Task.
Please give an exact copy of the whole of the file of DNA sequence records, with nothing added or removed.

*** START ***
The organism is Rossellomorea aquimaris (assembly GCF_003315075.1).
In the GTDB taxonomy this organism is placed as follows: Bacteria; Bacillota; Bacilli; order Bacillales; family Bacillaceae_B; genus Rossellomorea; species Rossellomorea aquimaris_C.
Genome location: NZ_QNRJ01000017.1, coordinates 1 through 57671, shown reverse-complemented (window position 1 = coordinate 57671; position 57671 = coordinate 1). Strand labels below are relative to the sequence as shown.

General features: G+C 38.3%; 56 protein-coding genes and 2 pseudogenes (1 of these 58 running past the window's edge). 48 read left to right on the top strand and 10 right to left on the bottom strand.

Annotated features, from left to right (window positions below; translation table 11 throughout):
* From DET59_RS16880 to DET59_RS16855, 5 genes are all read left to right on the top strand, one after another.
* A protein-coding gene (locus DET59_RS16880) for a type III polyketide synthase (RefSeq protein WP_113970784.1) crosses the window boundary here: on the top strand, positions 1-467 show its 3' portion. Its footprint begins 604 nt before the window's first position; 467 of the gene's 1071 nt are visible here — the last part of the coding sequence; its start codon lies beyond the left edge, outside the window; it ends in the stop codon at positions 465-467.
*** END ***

The organism is Rossellomorea aquimaris (assembly GCF_003315075.1).
In the GTDB taxonomy this organism is placed as follows: Bacteria; Bacillota; Bacilli; order Bacillales; family Bacillaceae_B; genus Rossellomorea; species Rossellomorea aquimaris_C.
Genome location: NZ_QNRJ01000017.1, coordinates 1 through 57671, shown reverse-complemented (window position 1 = coordinate 57671; position 57671 = coordinate 1). Strand labels below are relative to the sequence as shown.

General features: G+C 38.3%; 56 protein-coding genes and 2 pseudogenes (1 of these 58 running past the window's edge). 48 read left to right on the top strand and 10 right to left on the bottom strand.

Annotated features, from left to right (window positions below; translation table 11 throughout):
* From DET59_RS16880 to DET59_RS16855, 5 genes are all read left to right on the top strand, one after another.
* A protein-coding gene (locus DET59_RS16880) for a type III polyketide synthase (RefSeq protein WP_113970784.1) crosses the window boundary here: on the top strand, positions 1-467 show its 3' portion. Its footprint begins 604 nt before the window's first position; 467 of the gene's 1071 nt are visible here — the last part of the coding sequence; its start codon lies beyond the left edge, outside the window; it ends in the stop codon at positions 465-467.